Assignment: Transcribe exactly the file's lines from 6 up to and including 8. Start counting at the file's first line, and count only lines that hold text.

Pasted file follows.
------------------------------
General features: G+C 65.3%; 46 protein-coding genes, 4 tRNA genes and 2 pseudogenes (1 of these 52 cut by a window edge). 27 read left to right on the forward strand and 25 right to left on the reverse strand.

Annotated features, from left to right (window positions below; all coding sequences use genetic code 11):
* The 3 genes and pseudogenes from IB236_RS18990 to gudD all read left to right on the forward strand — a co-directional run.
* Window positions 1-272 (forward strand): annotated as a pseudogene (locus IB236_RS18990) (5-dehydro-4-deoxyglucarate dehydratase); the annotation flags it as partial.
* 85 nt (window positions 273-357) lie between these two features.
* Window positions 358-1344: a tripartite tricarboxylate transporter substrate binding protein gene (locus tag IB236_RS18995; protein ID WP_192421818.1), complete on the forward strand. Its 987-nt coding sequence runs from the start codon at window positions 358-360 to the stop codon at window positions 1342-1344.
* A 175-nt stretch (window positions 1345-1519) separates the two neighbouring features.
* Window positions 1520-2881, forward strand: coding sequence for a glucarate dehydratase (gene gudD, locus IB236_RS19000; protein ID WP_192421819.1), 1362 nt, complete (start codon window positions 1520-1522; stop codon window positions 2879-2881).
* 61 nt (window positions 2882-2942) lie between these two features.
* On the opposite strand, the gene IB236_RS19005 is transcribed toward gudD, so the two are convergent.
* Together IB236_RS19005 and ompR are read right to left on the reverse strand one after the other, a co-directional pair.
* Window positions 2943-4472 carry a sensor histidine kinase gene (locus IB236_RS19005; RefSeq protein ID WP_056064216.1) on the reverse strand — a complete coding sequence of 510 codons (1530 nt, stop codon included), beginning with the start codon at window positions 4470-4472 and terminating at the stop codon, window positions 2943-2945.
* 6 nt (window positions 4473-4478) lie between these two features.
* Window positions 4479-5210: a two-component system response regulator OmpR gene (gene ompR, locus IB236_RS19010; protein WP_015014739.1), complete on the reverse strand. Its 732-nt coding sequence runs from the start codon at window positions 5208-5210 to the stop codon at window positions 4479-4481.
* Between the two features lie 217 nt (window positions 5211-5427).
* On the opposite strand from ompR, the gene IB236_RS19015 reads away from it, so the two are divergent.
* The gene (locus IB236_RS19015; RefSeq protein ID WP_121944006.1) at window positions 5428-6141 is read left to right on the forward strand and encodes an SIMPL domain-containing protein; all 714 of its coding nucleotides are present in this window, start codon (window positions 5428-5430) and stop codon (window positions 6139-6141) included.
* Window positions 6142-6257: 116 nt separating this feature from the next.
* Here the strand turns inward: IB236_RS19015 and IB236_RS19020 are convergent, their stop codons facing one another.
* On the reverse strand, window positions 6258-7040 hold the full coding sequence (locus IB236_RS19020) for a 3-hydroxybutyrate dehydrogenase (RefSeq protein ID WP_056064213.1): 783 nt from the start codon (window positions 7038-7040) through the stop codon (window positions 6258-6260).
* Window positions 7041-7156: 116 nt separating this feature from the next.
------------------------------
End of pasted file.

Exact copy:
* Window positions 358-1344: a tripartite tricarboxylate transporter substrate binding protein gene (locus tag IB236_RS18995; protein ID WP_192421818.1), complete on the forward strand. Its 987-nt coding sequence runs from the start codon at window positions 358-360 to the stop codon at window positions 1342-1344.
* A 175-nt stretch (window positions 1345-1519) separates the two neighbouring features.
* Window positions 1520-2881, forward strand: coding sequence for a glucarate dehydratase (gene gudD, locus IB236_RS19000; protein ID WP_192421819.1), 1362 nt, complete (start codon window positions 1520-1522; stop codon window positions 2879-2881).